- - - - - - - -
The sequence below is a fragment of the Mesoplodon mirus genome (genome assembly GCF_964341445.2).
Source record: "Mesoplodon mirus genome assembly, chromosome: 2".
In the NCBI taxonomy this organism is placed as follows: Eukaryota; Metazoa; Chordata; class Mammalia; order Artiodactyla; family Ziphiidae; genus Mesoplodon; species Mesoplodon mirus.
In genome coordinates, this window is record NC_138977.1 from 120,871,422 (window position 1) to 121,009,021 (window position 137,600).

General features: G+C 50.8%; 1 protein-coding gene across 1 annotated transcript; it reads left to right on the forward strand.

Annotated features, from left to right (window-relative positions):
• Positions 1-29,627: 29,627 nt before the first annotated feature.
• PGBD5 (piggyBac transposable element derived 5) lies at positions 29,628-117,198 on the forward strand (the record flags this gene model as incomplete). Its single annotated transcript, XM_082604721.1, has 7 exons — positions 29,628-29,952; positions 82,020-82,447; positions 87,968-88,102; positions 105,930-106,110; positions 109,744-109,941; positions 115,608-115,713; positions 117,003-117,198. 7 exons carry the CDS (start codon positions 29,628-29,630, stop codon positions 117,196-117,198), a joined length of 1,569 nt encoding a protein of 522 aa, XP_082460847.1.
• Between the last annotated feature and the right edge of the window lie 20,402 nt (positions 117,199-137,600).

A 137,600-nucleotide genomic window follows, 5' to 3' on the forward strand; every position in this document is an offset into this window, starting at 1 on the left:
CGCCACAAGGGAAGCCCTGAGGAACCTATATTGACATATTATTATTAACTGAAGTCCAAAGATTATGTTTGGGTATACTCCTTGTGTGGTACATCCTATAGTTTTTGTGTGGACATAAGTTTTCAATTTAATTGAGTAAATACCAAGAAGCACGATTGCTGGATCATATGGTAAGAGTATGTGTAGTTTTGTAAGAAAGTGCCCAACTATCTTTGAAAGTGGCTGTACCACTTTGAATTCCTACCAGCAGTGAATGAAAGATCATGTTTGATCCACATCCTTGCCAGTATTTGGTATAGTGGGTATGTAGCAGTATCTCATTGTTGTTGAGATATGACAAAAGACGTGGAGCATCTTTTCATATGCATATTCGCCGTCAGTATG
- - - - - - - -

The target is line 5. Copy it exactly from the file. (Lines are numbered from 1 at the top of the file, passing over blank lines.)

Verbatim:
General features: G+C 50.8%; 1 protein-coding gene across 1 annotated transcript; it reads left to right on the forward strand.